Clay litters: Clumping litter and some coarse clay litters are very dusty and can cause sneezing, especially when young kits dig and burrow in it, which most of them do at least a few times. Clumping litter may be so fine that it sticks to the kits' noses (especially if they have runny noses caused by respiratory infections) and interferes with breathing. It may also stick to the vulva of females, causing irritation and increasing their susceptibility to urinary tract infections. Avoid clumping litters for kits. However, mature adults may use clumping litters without a problem, because they just walk onto the litter, relieve themselves, and walk off without either sitting or burrowing in it. It is not the best choice, but can be used in an emergency.
Some clay litters contain odor-controlling substances such as baking soda and perfume. Occasional ferrets and cats object to the perfume, and will suddenly stop using the litter box when you introduce a perfumed litter. It is probably better to avoid perfumed litter.
Paper: Pelleted recycled paper is very good litter for ferrets if it is changed frequently. It has no odor of its own, is very absorptive, and is easy to handle. It is not dusty when fresh, but if the litter box is not emptied of pellets every time it is cleaned, the oldest pellets start to break down and become very dusty. Some ferrets love to dig the pellets out of the box, which makes them break down much faster.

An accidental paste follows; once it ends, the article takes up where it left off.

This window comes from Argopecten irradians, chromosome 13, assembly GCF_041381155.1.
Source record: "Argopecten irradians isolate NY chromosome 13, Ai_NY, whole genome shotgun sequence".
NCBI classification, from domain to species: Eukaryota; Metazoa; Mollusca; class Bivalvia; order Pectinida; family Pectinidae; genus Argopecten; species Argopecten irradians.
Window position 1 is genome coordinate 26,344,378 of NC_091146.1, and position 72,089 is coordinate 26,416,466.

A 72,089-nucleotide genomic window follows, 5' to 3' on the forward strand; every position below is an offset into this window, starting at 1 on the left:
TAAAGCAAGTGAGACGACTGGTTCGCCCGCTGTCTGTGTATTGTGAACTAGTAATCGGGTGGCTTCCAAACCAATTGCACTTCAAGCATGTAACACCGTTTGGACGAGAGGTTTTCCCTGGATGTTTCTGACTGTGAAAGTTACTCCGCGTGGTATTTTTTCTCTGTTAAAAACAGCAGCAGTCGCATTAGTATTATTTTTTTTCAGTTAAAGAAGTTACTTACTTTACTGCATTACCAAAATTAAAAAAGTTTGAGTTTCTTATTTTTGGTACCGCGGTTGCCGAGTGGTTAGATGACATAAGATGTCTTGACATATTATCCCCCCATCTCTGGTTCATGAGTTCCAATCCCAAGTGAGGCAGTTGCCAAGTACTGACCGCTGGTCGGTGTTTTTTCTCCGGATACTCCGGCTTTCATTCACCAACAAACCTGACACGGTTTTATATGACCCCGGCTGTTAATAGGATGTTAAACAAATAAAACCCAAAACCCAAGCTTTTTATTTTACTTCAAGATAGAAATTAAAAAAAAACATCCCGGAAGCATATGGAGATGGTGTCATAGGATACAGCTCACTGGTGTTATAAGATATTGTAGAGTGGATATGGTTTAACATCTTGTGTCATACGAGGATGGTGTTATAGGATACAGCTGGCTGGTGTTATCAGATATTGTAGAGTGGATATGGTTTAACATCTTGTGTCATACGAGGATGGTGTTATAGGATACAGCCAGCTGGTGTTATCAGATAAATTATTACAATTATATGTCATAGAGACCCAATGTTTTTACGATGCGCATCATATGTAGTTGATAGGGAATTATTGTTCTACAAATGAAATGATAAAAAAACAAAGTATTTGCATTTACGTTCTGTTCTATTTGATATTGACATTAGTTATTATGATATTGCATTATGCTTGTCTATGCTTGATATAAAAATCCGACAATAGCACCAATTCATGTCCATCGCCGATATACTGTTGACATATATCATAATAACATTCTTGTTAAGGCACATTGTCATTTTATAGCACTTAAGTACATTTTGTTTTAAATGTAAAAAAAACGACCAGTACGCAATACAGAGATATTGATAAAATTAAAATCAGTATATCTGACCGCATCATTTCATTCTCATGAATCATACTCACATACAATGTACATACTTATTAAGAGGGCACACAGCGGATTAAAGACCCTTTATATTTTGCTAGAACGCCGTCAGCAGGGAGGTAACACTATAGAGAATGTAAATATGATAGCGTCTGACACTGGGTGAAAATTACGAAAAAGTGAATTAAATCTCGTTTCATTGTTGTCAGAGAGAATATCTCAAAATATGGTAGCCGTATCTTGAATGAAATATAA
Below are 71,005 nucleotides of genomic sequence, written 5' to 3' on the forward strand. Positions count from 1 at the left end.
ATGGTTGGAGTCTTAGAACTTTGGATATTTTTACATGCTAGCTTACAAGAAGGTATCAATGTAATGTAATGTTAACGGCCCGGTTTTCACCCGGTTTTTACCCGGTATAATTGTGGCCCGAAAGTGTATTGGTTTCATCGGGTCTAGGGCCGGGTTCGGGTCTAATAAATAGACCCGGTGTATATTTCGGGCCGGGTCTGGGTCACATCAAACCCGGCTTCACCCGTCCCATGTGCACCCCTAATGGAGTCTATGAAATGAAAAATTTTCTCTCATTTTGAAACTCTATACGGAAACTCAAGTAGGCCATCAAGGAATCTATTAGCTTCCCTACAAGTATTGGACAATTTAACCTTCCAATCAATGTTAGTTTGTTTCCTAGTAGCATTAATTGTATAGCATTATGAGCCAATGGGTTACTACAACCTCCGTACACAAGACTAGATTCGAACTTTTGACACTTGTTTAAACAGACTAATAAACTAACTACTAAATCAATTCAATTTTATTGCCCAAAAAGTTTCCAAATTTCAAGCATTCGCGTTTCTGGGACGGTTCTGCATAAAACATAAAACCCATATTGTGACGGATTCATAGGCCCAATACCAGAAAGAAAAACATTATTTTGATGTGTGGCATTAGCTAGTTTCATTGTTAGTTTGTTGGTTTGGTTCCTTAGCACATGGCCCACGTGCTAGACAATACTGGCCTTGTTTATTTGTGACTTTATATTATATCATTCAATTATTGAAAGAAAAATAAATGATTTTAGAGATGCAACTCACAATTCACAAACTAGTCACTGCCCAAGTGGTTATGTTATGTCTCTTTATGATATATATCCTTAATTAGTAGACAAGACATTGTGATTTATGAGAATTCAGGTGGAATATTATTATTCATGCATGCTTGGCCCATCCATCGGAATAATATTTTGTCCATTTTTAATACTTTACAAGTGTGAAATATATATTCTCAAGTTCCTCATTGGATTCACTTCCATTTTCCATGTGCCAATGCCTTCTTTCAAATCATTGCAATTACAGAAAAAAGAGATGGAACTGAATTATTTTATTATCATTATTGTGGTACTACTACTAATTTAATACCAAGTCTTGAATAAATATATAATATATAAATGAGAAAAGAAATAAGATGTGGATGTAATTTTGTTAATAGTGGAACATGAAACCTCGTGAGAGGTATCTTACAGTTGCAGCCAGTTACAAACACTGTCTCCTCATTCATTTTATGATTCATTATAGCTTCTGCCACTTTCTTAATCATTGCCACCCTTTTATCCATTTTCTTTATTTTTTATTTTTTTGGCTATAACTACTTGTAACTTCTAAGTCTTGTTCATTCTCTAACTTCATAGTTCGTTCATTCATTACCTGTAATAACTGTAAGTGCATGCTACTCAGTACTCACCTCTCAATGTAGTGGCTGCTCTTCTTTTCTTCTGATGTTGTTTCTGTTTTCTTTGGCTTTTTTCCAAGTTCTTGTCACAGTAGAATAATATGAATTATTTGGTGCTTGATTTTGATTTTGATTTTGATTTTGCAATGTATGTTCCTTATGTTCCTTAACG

It is possible just to put folded newspaper in the corners of the cage and rooms that the ferrets will live in, and change it frequently. The obvious drawback to this is that paper-trained ferrets do not distinguish between their paper and your unread paper if it is left on the floor.
Shredded paper is very hard to handle when it becomes wet. This makes it difficult to keep the box clean.
Fine softwood shavings: are available with or without cedar. Commercial cat litter that contains cedar has a faint cedar smell that does not appear to bother ferrets, and discourages fleas from entering the cage. The texture of these products is referred to in the trade as 'wood chip', as opposed to 'shred', which is the familiar type of shavings used as bedding for guinea pigs and hamsters. This litter is in the form of tiny squares, and is almost dust-free and very absorbent. It is very light and most kits do not try to dig it out of the box.
'Isn't cedar poisonous?' There is much alarmist discussion about the toxicity of cedar. Cedar oil is undoubtedly toxic - so is fluoride, which we use both to kill rats and to prevent cavities in our children's teeth. The difference between a drug and a poison is the dose. Baby aspirin will kill a child who eats enough of it, but given in the correct dose, it is harmless and usually beneficial. The amount of cedar in softwood cat litter is very small and harmless to even young kits. All the ferrets I have had in my home (more than 20 of them) have used this type of cat litter. Most of them have lived for more than 7 years and some for more than 8 years, with no signs of systemic toxic reaction or skin irritation.